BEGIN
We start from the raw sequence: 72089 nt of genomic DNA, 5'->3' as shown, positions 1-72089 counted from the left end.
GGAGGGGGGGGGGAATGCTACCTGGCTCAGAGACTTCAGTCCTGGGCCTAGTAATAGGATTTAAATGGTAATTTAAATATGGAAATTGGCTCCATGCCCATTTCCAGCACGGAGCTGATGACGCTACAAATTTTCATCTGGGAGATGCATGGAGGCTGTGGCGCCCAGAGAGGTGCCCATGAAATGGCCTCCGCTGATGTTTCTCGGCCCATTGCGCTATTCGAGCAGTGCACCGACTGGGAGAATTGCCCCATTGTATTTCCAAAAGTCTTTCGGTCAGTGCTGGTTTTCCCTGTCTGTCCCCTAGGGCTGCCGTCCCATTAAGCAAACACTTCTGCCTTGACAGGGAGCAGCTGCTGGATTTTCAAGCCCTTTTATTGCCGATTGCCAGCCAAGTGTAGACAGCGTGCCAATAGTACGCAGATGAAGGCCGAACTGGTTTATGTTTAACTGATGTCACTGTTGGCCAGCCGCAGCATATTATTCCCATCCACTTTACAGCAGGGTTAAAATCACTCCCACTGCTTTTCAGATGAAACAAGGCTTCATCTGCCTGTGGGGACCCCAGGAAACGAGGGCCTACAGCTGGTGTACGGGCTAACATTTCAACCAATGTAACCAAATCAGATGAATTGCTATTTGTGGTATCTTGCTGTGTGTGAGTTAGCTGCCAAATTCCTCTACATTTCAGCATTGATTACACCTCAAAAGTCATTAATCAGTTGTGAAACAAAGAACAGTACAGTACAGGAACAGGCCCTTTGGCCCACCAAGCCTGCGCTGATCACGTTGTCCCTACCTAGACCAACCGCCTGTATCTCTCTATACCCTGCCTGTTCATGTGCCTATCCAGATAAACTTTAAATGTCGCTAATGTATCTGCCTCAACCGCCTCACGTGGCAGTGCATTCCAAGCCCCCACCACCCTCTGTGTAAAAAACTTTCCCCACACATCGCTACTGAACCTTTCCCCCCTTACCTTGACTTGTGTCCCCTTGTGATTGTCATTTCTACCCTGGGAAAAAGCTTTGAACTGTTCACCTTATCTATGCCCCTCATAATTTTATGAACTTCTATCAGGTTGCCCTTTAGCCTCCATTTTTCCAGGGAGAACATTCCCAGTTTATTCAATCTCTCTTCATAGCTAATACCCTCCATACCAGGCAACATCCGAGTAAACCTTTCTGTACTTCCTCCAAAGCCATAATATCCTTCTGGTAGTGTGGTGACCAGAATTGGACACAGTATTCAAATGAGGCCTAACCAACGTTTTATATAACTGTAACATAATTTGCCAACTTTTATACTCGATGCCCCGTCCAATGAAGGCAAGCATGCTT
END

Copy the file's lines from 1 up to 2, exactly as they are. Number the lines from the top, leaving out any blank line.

We start from the raw sequence: 72089 nt of genomic DNA, 5'->3' as shown, positions 1-72089 counted from the left end.
GGAGGGGGGGGGGAATGCTACCTGGCTCAGAGACTTCAGTCCTGGGCCTAGTAATAGGATTTAAATGGTAATTTAAATATGGAAATTGGCTCCATGCCCATTTCCAGCACGGAGCTGATGACGCTACAAATTTTCATCTGGGAGATGCATGGAGGCTGTGGCGCCCAGAGAGGTGCCCATGAAATGGCCTCCGCTGATGTTTCTCGGCCCATTGCGCTATTCGAGCAGTGCACCGACTGGGAGAATTGCCCCATTGTATTTCCAAAAGTCTTTCGGTCAGTGCTGGTTTTCCCTGTCTGTCCCCTAGGGCTGCCGTCCCATTAAGCAAACACTTCTGCCTTGACAGGGAGCAGCTGCTGGATTTTCAAGCCCTTTTATTGCCGATTGCCAGCCAAGTGTAGACAGCGTGCCAATAGTACGCAGATGAAGGCCGAACTGGTTTATGTTTAACTGATGTCACTGTTGGCCAGCCGCAGCATATTATTCCCATCCACTTTACAGCAGGGTTAAAATCACTCCCACTGCTTTTCAGATGAAACAAGGCTTCATCTGCCTGTGGGGACCCCAGGAAACGAGGGCCTACAGCTGGTGTACGGGCTAACATTTCAACCAATGTAACCAAATCAGATGAATTGCTATTTGTGGTATCTTGCTGTGTGTGAGTTAGCTGCCAAATTCCTCTACATTTCAGCATTGATTACACCTCAAAAGTCATTAATCAGTTGTGAAACAAAGAACAGTACAGTACAGGAACAGGCCCTTTGGCCCACCAAGCCTGCGCTGATCACGTTGTCCCTACCTAGACCAACCGCCTGTATCTCTCTATACCCTGCCTGTTCATGTGCCTATCCAGATAAACTTTAAATGTCGCTAATGTATCTGCCTCAACCGCCTCACGTGGCAGTGCATTCCAAGCCCCCACCACCCTCTGTGTAAAAAACTTTCCCCACACATCGCTACTGAACCTTTCCCCCCTTACCTTGACTTGTGTCCCCTTGTGATTGTCATTTCTACCCTGGGAAAAAGCTTTGAACTGTTCACCTTATCTATGCCCCTCATAATTTTATGAACTTCTATCAGGTTGCCCTTTAGCCTCCATTTTTCCAGGGAGAACATTCCCAGTTTATTCAATCTCTCTTCATAGCTAATACCCTCCATACCAGGCAACATCCGAGTAAACCTTTCTGTACTTCCTCCAAAGCCATAATATCCTTCTGGTAGTGTGGTGACCAGAATTGGACACAGTATTCAAATGAGGCCTAACCAACGTTTTATATAACTGTAACATAATTTGCCAACTTTTATACTCGATGCCCCGTCCAATGAAGGCAAGCATGCTT